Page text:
Thus, vanadium trichloride when extracted with tetrahydrofuran in the presence of sodium hydride yields VCl3.3THF. This red-orange compound may be further reduced to a green compound of the formula 2VCl2.ZnCl2.6THF. This is accomplished with the reducing agents disclosed hereinabove. Broadly, reaction conditions when starting with VCl3 are as follows: Anhydrous VCl3 and a catalytic amount of catalyst such as sodium hydride (<0.1 mol %) are refluxed several hours in THF until a burgundy red solution is obtained. Without isolating VCl3.3THF, one half equivalent of Zn dust is added and refluxing continued for an additional hour. After cooling to room temperature, 2VCl2.ZnCl2.6THF is observed as a green, microcrystalline mass in the bottom of the reactor vessel. The reaction solvent is decanted and the product washed once, with cold THF and once with pentane, then dried under vacuum at room temperature. As with the formation of the complex, the reduction in a commercial scale operation will advantageously be carried out at a temperature slightly above reflux and under slight pressure.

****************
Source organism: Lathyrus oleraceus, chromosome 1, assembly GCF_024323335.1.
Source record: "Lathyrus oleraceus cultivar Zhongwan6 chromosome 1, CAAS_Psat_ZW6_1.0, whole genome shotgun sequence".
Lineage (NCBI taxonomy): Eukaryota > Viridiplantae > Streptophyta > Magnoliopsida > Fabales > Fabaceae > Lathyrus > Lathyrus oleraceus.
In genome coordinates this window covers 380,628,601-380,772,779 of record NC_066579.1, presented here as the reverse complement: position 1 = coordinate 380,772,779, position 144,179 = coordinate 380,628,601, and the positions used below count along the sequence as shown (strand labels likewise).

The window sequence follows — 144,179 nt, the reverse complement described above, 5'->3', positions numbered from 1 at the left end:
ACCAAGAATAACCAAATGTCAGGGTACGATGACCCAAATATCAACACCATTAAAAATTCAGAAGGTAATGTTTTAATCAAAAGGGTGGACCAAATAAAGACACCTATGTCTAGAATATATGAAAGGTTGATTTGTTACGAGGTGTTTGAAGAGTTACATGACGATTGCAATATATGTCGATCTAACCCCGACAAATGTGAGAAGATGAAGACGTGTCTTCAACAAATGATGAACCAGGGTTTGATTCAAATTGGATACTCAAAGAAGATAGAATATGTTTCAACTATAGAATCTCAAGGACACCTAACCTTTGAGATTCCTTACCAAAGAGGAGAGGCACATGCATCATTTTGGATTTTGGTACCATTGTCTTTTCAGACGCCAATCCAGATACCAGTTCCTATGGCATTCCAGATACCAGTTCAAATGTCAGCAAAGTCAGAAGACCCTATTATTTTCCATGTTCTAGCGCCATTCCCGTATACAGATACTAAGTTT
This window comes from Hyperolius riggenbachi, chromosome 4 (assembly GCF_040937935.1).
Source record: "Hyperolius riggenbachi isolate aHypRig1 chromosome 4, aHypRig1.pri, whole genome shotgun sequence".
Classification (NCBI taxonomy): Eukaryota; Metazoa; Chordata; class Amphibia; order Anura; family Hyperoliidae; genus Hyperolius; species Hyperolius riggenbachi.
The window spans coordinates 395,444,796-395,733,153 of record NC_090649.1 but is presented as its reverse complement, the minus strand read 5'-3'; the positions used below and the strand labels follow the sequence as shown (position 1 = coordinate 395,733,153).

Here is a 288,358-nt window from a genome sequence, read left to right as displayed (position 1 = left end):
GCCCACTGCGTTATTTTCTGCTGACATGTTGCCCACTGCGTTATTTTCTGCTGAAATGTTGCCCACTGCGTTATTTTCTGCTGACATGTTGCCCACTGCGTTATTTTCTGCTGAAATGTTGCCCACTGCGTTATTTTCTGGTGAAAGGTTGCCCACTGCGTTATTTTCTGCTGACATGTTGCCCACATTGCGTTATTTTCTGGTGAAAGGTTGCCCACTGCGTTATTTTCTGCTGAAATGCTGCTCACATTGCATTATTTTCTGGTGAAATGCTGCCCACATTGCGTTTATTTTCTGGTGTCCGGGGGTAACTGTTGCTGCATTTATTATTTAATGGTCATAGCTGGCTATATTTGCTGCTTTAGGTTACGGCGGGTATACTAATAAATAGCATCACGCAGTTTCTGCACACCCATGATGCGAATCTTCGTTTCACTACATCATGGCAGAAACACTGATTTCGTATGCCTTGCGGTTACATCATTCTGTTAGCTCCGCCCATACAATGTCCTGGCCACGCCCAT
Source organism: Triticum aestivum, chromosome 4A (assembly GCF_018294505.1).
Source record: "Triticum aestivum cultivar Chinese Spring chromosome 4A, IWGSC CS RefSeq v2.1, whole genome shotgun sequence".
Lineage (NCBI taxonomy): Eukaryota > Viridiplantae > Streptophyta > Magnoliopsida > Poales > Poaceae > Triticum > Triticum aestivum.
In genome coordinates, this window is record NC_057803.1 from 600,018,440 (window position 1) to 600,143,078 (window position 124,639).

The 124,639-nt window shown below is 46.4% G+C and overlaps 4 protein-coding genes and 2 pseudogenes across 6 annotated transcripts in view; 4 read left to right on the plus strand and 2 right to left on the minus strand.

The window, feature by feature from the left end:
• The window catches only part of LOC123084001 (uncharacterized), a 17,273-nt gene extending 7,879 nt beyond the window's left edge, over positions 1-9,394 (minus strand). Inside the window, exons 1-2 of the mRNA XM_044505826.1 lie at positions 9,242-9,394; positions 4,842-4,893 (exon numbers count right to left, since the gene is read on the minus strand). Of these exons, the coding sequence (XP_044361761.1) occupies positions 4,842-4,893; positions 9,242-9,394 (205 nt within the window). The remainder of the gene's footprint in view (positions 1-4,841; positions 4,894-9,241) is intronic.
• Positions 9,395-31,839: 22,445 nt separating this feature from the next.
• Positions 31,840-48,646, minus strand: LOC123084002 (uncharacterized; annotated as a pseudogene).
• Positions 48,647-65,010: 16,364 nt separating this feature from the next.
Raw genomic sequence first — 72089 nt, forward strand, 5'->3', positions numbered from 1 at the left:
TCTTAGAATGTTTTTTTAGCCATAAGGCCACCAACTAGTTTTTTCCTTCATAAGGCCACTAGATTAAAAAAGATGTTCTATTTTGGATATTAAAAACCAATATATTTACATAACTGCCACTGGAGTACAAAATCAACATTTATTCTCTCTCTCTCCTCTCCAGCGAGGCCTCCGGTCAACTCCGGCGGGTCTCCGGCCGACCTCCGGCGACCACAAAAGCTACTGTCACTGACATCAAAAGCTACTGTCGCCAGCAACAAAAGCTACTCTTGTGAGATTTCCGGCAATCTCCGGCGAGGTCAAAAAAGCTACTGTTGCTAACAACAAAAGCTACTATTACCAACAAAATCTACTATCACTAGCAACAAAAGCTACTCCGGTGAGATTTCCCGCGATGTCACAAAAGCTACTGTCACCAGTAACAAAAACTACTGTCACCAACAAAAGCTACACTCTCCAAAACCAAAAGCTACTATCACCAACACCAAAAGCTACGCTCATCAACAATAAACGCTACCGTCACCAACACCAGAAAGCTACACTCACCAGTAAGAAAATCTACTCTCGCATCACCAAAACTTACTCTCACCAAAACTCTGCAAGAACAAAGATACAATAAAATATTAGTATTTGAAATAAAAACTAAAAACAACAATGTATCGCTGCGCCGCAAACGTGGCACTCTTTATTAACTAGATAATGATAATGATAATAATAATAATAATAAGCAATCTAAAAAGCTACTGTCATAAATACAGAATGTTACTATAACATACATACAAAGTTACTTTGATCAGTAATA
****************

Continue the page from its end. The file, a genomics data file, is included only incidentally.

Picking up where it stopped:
Thus temperatures of 20° to 130° C. and pressures ranging from atmospheric to 100 psig can be used so as to maintain the ether in liquid condition. Generally, conditions are chosen so that only moderate pressure is required. Times are generally from 15 minutes to two hours or more. With VCl4 the ether brings about a reduction to VCl3 at higher temperatures. This offers both advantages and disadvantages. Operating at lower temperatures is more simple because the amount of reducing agent can be determined precisely. If some unknown amount of reduction occurs at the high temperature, this makes it more difficult to calculate the reducing agent (such as zinc metal or organozinc compounds) needed to go to V+2 but under these circumstances less zinc is in the final catalyst which is good.